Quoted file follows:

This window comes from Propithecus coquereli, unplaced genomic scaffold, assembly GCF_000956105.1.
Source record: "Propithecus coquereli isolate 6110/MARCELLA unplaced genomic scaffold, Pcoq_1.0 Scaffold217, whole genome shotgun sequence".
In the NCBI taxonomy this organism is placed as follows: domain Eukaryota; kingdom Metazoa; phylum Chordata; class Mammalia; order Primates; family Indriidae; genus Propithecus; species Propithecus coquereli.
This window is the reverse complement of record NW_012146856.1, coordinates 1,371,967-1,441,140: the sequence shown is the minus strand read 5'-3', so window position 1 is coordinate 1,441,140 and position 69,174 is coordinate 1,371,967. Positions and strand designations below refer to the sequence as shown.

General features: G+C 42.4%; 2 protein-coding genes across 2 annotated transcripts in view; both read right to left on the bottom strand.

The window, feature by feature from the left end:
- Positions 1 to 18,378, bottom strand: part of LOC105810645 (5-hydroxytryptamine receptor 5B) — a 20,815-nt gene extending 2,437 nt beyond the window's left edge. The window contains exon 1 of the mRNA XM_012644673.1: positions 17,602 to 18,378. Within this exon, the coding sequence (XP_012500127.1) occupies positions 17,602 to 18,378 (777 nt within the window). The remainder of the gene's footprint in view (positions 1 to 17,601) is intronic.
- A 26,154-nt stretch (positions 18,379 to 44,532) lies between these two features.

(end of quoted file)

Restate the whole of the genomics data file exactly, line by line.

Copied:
This window comes from Propithecus coquereli, unplaced genomic scaffold, assembly GCF_000956105.1.
Source record: "Propithecus coquereli isolate 6110/MARCELLA unplaced genomic scaffold, Pcoq_1.0 Scaffold217, whole genome shotgun sequence".
In the NCBI taxonomy this organism is placed as follows: domain Eukaryota; kingdom Metazoa; phylum Chordata; class Mammalia; order Primates; family Indriidae; genus Propithecus; species Propithecus coquereli.
This window is the reverse complement of record NW_012146856.1, coordinates 1,371,967-1,441,140: the sequence shown is the minus strand read 5'-3', so window position 1 is coordinate 1,441,140 and position 69,174 is coordinate 1,371,967. Positions and strand designations below refer to the sequence as shown.

General features: G+C 42.4%; 2 protein-coding genes across 2 annotated transcripts in view; both read right to left on the bottom strand.

The window, feature by feature from the left end:
- Positions 1 to 18,378, bottom strand: part of LOC105810645 (5-hydroxytryptamine receptor 5B) — a 20,815-nt gene extending 2,437 nt beyond the window's left edge. The window contains exon 1 of the mRNA XM_012644673.1: positions 17,602 to 18,378. Within this exon, the coding sequence (XP_012500127.1) occupies positions 17,602 to 18,378 (777 nt within the window). The remainder of the gene's footprint in view (positions 1 to 17,601) is intronic.
- A 26,154-nt stretch (positions 18,379 to 44,532) lies between these two features.